Administrators are largely to blame for the mess
The significance of a cryptic remark by one of the visiting South African journalists some years ago did not register until the 'Cronjegate' emerged recently. There were always cynical asides made about a few match results or failures of leading cricketers. For one who obviously has the game at heart, all these were nothing but malicious gossip. By sheer accident the Delhi police stumbled onto a 'tapped' conversation between a bookie and the South African captain, Cronje.
The immediate reactions were predictable as everyone accused denying any involvement at all. Cronje took his own time and eventually came around confessing in instalments. Initially he might have tried to bluff his way out of the scandal but a combination of a `Christian upbringing' and irrefutable evidence from the Delhi police ensured that a few facts were revealed from the horse's mouth. Such was his stature that even the Indian police felt sorry about the way the episode came to light. The South African public went berserk and some even went to the extent of questioning the pedigree of the nation, which exposed Cronje!
Cronje's teammate and fellow accused Gibbs stuck by his skipper and repeatedly denied his involvement. Ali Bacher felt enraged that Cronje lied to the UCBSA officials and did his best to salvage the image of South African cricket. He threatened to reveal the details about match fixing and also name the people involved in it. The controversy became epidemic when the enigmatic English all-rounder Chris Lewis jumped on the wagon, stating that three cricketers from England were involved for some time in this nasty business. It was then the ICC came into play and there was strong statements indicating that this plague was going to be eradicated.
What followed was nothing out of character as the ICC took a decision, which was irrelevant to the problem. It is amazing how an apex body could dilly dally on such important issues. Ironically the same body is so prompt and stern on the players with regard to their commercial obligations and behaviour on the field. The players have been reduced more or less to some kind of machines just having to play almost day in and day out. Imposing restrictions on the size of stickers on the bats and the logos on the clothing were dealt with real authority. It is ridiculous to see that the same authority was lacking in dealing with a scandal rocking the very image of the game and also causing anguish to the innocent lot.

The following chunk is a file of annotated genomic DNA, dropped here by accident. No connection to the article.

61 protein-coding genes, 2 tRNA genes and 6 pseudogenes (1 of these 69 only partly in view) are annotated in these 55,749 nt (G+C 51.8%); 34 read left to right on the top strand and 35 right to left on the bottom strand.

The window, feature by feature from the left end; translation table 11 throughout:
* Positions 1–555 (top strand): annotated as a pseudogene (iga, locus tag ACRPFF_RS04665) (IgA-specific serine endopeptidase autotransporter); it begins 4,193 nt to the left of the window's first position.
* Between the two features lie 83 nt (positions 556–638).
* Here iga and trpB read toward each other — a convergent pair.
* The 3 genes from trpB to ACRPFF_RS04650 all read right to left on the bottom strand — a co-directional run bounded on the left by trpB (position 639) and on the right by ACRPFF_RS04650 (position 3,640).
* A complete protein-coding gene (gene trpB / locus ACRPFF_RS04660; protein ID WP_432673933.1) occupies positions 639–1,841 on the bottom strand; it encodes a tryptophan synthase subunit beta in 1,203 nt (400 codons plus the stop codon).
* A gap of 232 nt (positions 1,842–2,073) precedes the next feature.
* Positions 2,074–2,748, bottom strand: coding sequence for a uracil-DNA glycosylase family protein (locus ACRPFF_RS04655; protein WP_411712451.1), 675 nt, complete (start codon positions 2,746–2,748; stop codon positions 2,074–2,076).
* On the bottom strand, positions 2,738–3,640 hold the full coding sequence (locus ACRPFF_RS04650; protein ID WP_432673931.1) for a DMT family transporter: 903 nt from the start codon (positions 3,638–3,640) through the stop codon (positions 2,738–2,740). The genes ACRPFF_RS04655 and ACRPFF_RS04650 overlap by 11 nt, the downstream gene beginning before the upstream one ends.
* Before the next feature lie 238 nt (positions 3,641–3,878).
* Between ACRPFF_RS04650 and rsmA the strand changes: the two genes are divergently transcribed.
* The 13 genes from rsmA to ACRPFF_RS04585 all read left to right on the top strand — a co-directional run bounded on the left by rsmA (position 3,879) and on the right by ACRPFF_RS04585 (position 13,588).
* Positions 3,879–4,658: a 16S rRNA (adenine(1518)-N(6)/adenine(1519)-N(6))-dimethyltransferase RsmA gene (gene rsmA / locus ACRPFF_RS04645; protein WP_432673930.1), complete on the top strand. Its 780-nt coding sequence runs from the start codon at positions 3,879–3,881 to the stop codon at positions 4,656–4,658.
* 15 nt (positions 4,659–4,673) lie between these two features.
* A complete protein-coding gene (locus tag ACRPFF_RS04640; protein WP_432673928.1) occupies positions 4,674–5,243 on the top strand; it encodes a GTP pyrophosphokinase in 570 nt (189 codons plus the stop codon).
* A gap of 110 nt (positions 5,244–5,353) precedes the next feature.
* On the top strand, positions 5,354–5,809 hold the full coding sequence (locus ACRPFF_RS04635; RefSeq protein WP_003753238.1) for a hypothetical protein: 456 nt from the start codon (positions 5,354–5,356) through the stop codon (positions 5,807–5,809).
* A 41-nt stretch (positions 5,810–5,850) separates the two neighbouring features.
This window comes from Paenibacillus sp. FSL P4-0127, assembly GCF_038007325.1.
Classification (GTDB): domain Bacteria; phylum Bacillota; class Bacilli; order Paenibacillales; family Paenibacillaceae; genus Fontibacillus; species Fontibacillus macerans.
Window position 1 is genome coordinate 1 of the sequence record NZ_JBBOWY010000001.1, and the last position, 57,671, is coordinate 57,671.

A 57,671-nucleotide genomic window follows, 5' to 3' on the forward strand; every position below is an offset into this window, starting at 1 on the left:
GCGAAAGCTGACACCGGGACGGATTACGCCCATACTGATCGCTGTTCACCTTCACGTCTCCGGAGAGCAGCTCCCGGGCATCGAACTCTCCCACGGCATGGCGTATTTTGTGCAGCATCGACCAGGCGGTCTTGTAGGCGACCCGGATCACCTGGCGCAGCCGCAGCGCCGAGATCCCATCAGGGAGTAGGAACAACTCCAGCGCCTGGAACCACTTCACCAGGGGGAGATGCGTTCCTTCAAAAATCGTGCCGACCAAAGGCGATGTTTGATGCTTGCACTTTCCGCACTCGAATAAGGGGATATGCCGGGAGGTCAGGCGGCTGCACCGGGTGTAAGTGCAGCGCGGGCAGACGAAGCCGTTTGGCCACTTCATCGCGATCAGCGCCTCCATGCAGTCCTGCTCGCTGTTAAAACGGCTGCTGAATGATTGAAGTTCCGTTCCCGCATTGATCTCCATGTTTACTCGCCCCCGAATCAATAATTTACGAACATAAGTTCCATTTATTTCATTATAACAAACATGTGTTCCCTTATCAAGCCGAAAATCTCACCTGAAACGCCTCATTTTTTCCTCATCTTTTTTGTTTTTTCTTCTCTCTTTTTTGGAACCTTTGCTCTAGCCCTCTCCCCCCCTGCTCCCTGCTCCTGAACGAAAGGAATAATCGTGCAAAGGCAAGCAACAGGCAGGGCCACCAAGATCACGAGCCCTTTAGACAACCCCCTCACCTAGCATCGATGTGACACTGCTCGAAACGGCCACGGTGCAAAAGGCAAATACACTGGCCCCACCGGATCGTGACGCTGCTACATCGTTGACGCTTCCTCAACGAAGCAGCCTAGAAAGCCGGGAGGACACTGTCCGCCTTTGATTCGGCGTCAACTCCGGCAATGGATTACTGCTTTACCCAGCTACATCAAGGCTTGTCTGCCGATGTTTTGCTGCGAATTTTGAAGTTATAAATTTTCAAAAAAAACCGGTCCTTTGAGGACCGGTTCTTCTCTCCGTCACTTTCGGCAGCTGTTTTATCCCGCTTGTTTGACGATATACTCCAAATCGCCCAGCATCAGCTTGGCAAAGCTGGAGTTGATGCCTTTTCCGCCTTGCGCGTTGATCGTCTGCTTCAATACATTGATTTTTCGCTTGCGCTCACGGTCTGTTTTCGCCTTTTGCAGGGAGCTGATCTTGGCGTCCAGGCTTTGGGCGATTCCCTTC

One thing that the ICC does well is passing the buck onto the respective cricket boards. Every board was asked to probe into this affair and submit reports to the ICC. The PCCB has sent the Qayyum report, which has received mixed ratings from various people from Pakistan. The strange thing was that different modes of punishments were handed to different cricketers and one cannot understand what formed the basis for the same. Salim Malik was portrayed as the chief culprit resulting in a ban and he seems have got himself into more trouble with one of the newspapers with his boisterous statements.
Across the border, Manoj Prabhakar started his second spell in a very attacking mode. He revealed the name of Kapil Dev as the one who offered him the bribe to under-perform. What a sensation, one thought about it then. He surpassed himself when he surreptitiously taped the conversations he had with several colleagues and the BCCI officials. The BCCI along with the Central ministers decided that the CBI should investigate and report the findings. At the moment the CBI is busy collecting the evidence from everyone concerned and only time will tell how deeply this cancer has spread in India.
The South African authorities, true to their word have started the King Commission of inquiry and some startling facts are emerging from the investigation. Gibbs has testified that he accepted the offer resulting in his omission from the squad. It was generally said that the sub-continent is the haven for this kind of murky business but it has now been proved that greed is not geographically oriented. The 'holier than thou' characters have been exposed and obviously the book was not as good as the title. The current investigation might spread its wings to several other nations and imagine the chaos if a few more big names crop up in the process.
More than the guilt of a few cricketers it is the officials' stand that has been shocking all these years. Administrators across the globe have been informed one way or the other about certain happenings in international cricket. No one wanted to be the first one to bell the cat and suddenly when an accidental revelation cropped up, the officials started to blow the whistles hard enough to burst their lungs. The administrators are to be blamed largely in the sense that weeding this menace in the roots would put an end to it once for all. By their inaction they have allowed things to go beyond manageable proportions. Of coure, the cynics might even say that there is no point in trying to correct or convict a few individuals unless the system is first cleansed of all its fancy notions.